East is East, West is West: the origin of medical missions to Asia
Richard V. Lee wrote this article in 2009 for the journal Asian Biomedicine. The article traces the history of Western medical missions beginning in the thirteenth century, but focuses on the centuries following the Renaissance in Europe and the colonization of America when there were great advances in the knowledge of anatomy and how to utilize a variety of drugs and medicines.
Decay or Defeat? An Inquiry into the Portuguese Decline in Asia 1580–1645
Although published in Holland by Leiden University, this thesis is in English. As noted in the title, the document deals with the years in the late sixteenth and early seventeenth centuries. In addition to the Portuguese role in Asia in those years, there are also extensive materials about the Dutch in Asia.
Asian Times Book Review: Of Chinese Pirate Kings and Dutch Traders
This is a review of just two books, but in the discussion of the virtues of these books, the reviewer describes the activities of the leaders of seventeenth-century China and the relationship of several Asian countries with the West.
A Short History of South East Asia
The Aerospace Computing Laboratory at Stanford University has “Short Histories” of several countries, ranging from Egypt to Wales. Chapters five through nine of this history cover the seventeenth through nineteenth centuries in Southeast Asia and the arrival of Europeans.
Americans in Eastern Asia
The focus of this book, published in 1922, is on the relations between the United States and Korea, China, and Japan in the nineteenth century. The author relies greatly on Consular correspondence, but also refers to books and articles written in the last half of the nineteenth century.
This is part of the British Library’s Learning Series. It explores the history of the East India Company, principally in India, but also trading with China and markets in Java and Sumatra. There is a timeline of the company’s history beginning in 1600, the year the company was founded, and ending in 1833, when its trading days ended.
The Dutch East Indies Company—The First 100 Years
The Dutch East Indies Company—The Second 100 Years
These two remarkable lectures of the history of the Dutch East India Company given at Gresham College in the UK are available in their entirety on the web. Not only did the Company bring wealth to the Netherlands, but due to its vast scope, one sees the relations with other European states and with many Asian nations from the present Indonesia to Malaya, China, and Japan. In addition to the videos for these lectures, one can listen to an audio version and download and print transcripts for both lectures.
Early American Trade with China
This is a teaching unit about the beginnings of international trade in the United States after the Revolutionary War. The establishment of trade with China is one of the primary topics of these lessons. Lesson plans, maps, graphs, and other resources for teachers are included.
America Views China
The short excerpts from this book, which is a compilation of essays by several authors, recount the way Americans have viewed China for more than two centuries, beginning with the voyage of the Empress of China in 1784. These excerpts may whet the appetite of some to read the entire book.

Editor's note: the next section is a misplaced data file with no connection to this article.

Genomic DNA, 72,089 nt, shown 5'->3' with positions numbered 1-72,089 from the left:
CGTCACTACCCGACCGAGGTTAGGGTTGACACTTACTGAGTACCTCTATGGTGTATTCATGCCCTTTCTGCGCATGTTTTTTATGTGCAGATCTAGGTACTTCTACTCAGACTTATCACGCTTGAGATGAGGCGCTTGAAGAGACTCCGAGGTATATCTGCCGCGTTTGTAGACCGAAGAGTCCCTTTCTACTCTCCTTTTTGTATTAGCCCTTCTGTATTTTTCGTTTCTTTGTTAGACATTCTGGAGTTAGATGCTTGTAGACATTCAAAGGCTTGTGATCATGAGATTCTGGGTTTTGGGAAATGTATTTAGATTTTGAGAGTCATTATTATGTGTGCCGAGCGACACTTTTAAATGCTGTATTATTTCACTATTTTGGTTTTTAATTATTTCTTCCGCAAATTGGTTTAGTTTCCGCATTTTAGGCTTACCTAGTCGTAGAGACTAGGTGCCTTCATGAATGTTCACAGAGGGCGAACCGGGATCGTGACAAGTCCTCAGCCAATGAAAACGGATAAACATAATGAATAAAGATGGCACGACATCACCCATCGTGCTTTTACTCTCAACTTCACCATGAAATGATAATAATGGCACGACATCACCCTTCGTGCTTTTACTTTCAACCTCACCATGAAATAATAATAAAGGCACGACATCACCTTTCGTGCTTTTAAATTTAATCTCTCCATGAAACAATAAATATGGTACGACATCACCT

How Rome Went to China
The Library of Congress put together an exhibit of some of the holdings of the Vatican, including these that pertain to the missionaries to China. Most of the documents and maps are from the seventeenth century. At the bottom of the page is a link to an additional exhibit of similar documents titled “Jesuits in China.”
Documents on Anti-Chinese Immigration Policy
There are two documents here: the Chinese Exclusion Treaty of 1880 and the Chinese Exclusion Act of May 6, 1882. Congress passed these acts because “the coming of Chinese laborers to this country endangers the good order of certain localities within the territory.”
Digital South Asia Library: Oudh Punch. A Selection from the Illustrations that Have Appeared in the Oudh Punch from 1877 to 1881
This highly unusual site provides more information than appears at first glance. The introduction alone offers opinions from a Westerner on the Indian sense of humor, popular literature, and the vagaries of publishing a journal like Oudh Punch.
When East Fought West
This is a brief summary and analysis of the uprising against the British in India in the Sepoy Rebellion of 1857. The reasons for the actions in 1857 are compared to the circumstances of Afghanistan and Iraq in 2007, when the article was written.
Raj: The Making and Unmaking of British India
The history of the British in India beginning in 1740 is available in part in this Google Books format. The first chapter in particular gives specifics and details of the battles and sieges during the initial years of the British in India.
Nagasaki/Deshima after the Portuguese in Dutch Accounts of the 17th Century
This article from the Bulletin of Japanese/Portuguese Studies was published in 2003. It looks at the image of Japan as portrayed in seventeenth-century texts, written after the expulsion of the Portuguese.
Japanese-American Diplomacy—Treaty of Kanagawa
The Avalon Project at Ya le publishes original documents in law, history, and diplomacy. This document provides the twelve articles of the Treaty of Kanagawa of March 31, 1854, between the United States and Japan.
Commodore Perry’s Expedition to Japan
From Cornell’s Digital Library, we find the utterly fascinating account of Perry in Japan in two issues of Harper’s Magazine. It begins with the first visit and continues with descriptions of temples, furniture, architecture, clothing, the “monstrous” (like elephants) professional wrestlers, food and banquets, and Japan’s geography and vegetation, much of it accompanied by illustrations.